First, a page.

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Here’s a puzzle for you: Mazda Miata sales went up almost 50 percent in 2023. That sort of thing almost never happens to a 30-year-old car without a full redesign. But for some reason or another, a ton of drivers just decided they wanted a Miata.

Car enthusiasts tend to think of Miata drivers as young folks who want a reliable used sports car they can modify a bit that costs next-to-nothing. So it might be shocking to find out that the average new Miata buyer is 62 years old. That’s even older than the average Corvette buyer! And it makes the recent surge in sales even more surprising.

One piece of the puzzle may be the rising sales rates of manual transmission cars. The “take rate” for a stick shift had fallen below 1% by 2021, but by the end of 2023 it climbed back up to 1.7%. And the Mazda Miata is very much the quintessential manual car.

Gray Mazda Miata drift car skidding on a race track.
1st-gen Mazda Miata MX-5 | Arthur Poulin via Unsplash

Reddit user Jack The Sipper posted Motor1’s coverage of Miata’s surging sales to and enthusiasts weighed in with some illuminating comments.

One commenter said, “Good. The Miata is a gem of a car and deserves strong sales.” Another user was more specific, “Wow looks what happens when a car is available in manual, sporty and easy to buy for MSRP? Take notes Toyota and Honda. (sic)” One of the most succinct comments should be a Miata tagline, “Sporty drive, not sporty price. I get it.”

Considering how fast new car MSRPs are climbing, I think the Miata’s low starting price may be a likely reason it’s enjoying a sales increase.

Other enthusiasts put it to Toyota more bluntly. “There’s where all the Supra sales went.” and “So this is where all the -50% supra sales went.” And finally, “Supra sales go down 50%, Miata sales go up 50%…looks like the people have spoken…”

While Toyota began offering a stick shift Supra for the 2023 model year, the I6-powered coupe’s MSRP is $46,440, while the Miata is holding at $30k.

Some folks in the know do have issues with how Mazda is configuring Miatas for dealer lots: “That’s good news but I still think their decision to lock their enthusiast trim of their enthusiast car behind orders only is baffling.”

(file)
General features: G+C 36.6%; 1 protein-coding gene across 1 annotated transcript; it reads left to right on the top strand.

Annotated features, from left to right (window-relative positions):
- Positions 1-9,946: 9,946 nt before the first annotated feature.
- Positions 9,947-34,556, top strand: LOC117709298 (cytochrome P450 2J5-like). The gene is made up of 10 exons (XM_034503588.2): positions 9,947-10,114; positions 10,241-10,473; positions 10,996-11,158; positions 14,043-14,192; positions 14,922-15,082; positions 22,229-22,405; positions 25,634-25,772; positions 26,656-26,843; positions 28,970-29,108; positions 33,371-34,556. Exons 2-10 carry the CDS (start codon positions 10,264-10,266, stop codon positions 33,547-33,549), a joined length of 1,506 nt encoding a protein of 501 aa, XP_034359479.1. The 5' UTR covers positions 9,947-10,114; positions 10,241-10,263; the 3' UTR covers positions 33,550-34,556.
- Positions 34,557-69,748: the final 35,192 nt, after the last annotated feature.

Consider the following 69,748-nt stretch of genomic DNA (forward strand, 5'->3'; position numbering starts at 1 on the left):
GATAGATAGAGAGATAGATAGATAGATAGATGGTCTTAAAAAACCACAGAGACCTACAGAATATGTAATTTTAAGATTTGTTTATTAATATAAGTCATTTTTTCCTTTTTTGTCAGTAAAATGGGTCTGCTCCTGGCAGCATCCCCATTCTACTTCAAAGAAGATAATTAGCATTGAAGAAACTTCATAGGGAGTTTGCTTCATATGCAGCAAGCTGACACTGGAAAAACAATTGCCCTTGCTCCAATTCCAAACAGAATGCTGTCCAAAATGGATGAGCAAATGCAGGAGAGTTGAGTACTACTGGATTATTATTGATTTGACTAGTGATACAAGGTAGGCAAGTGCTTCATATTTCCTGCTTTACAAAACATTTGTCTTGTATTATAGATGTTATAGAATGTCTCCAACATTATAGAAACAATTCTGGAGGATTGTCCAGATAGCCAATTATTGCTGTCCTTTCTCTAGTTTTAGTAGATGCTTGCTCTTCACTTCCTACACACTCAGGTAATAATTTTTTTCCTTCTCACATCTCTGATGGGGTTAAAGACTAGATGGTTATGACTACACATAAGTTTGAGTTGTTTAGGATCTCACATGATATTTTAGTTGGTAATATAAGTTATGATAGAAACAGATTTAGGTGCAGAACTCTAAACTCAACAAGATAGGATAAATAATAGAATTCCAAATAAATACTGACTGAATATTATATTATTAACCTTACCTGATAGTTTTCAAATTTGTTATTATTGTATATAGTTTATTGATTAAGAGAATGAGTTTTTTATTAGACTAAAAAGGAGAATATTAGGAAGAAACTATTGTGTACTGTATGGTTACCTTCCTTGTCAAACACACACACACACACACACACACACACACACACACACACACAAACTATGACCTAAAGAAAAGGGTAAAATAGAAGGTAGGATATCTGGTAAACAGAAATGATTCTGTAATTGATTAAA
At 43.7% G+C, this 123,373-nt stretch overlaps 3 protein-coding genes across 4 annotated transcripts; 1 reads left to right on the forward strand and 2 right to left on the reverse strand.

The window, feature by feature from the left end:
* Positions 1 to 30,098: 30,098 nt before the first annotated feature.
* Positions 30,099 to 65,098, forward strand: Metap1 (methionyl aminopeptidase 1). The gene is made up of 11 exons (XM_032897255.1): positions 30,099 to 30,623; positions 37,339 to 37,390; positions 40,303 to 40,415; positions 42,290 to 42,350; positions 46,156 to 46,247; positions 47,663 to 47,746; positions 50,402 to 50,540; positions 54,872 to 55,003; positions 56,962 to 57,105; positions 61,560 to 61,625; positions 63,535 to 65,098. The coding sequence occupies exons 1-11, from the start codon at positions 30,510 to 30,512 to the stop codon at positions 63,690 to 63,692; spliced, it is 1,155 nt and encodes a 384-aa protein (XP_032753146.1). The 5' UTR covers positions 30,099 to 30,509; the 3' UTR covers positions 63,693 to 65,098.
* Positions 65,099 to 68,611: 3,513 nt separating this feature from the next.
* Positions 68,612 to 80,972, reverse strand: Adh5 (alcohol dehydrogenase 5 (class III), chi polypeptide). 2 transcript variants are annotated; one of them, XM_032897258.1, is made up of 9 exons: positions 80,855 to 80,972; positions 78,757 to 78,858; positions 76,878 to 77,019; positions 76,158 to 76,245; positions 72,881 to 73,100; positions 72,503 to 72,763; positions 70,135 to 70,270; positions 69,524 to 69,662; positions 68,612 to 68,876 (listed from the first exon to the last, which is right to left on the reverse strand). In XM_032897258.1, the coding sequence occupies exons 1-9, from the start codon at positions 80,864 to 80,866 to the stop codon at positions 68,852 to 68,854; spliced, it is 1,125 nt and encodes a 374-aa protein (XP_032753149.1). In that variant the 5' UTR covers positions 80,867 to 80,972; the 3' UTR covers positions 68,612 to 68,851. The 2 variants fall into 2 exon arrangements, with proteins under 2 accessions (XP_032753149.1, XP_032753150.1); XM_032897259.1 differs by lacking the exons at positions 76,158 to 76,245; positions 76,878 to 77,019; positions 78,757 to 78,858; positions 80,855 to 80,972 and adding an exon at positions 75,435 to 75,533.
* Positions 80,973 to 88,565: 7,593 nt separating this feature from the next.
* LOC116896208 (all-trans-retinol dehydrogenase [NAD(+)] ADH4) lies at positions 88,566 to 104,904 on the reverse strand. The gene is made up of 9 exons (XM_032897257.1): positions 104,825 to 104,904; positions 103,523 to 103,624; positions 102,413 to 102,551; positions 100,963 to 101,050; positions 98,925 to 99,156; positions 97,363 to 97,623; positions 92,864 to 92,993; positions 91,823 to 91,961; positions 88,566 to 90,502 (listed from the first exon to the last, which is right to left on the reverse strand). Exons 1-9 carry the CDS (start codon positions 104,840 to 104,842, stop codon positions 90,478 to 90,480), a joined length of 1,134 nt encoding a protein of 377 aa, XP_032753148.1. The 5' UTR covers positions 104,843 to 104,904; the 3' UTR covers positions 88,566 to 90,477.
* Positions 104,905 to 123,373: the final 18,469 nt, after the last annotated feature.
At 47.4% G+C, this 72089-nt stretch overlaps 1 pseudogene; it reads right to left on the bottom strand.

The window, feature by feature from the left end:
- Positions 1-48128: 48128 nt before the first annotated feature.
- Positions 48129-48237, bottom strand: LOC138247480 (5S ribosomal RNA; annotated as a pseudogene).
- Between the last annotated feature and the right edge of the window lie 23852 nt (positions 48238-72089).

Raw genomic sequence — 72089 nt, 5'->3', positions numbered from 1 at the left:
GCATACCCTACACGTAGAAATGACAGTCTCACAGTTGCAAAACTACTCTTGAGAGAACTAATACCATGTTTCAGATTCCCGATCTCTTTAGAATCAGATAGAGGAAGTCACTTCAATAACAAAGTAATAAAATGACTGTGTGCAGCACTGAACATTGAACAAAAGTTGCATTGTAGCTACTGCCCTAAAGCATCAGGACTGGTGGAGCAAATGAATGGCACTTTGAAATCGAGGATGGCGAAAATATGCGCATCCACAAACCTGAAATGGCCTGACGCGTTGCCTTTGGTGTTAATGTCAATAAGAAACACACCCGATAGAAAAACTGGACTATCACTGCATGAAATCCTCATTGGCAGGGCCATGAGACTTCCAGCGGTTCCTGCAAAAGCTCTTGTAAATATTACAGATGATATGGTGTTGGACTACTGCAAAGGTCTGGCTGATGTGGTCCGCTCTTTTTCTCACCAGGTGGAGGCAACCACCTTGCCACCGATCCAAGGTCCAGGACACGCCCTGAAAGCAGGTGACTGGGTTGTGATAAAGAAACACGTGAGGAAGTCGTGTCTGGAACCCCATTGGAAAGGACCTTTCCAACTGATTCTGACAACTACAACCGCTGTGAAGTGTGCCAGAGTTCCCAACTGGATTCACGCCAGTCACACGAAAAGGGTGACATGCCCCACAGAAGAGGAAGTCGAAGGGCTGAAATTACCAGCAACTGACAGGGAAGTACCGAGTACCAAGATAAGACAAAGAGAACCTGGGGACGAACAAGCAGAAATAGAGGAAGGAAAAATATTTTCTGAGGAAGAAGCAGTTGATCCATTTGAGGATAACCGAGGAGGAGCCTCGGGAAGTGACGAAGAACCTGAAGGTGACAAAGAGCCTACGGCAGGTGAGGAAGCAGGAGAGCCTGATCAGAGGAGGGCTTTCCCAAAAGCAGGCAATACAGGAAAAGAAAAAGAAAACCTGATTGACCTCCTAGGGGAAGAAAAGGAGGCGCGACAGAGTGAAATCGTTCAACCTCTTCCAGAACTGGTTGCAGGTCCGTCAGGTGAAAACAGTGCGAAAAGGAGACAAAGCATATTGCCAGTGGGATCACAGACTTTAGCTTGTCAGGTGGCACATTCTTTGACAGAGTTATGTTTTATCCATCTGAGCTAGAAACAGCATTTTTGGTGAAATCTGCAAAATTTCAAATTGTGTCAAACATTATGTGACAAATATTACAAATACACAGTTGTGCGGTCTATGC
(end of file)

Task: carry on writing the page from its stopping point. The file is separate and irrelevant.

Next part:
Black Mazda Miata sports car parked on the top deck of a parking garage.
2nd-gen Mazda Miata | Jaromír Kavan via Unsplash

One commenter is very nearly a Miata convert: “I know why. I rented an ND2 RF last year and couldn’t stop thinking of buying one. Best price:fun ratio of any car I can think of.”

Another commenter should probably be interviewed for a Mazda commercial ASAP:

I’ll drive my NC until the doors fall off. Which probably won’t be for a long time. 130,000-ish miles and still going strong. It’s seen two coasts and over a dozen national parks. One notable stint in April on Trail Ridge Road with the top down and a jacket on, the roads clear but snow everywhere. The MZR engine (it’s an ’08) doesn’t burn a drop of oil and begs to be driven hard. I’ve hit triple digits in a double digit number of states. They really built the drivetrains in these things to last that’s for damn sure.

Philo_T_Farnsworth on

It was an interesting mix of comments. Because on the one hand, the Miata is very much the darling of millennial and Gen Z forums such as /r/Cars. One popular comment went so far as to say, “The Miata must be protected at all costs.”

A set of Mazda MX-5 sports cars take a corner.
2023 Mazda MX-5 | Mazda

But on the other hand, the average member of Reddit’s /r/Cars subreddit is not your average 62-year-old new Miata buyer. One put their opinion on rising new Miata sales very succinctly: “Good, the more miats sold today the better the odds of me getting one of these as a 7th owner 10yrs from now in the EV age.”

But at least one forum member is a proud owner of a new Miata. Goldpanda94 said, “I was one of them with my ND2!”

Next, read about the stick shift renaissance sweeping sports car enthusiasts, or learn more about the Miata’s long history in the video below: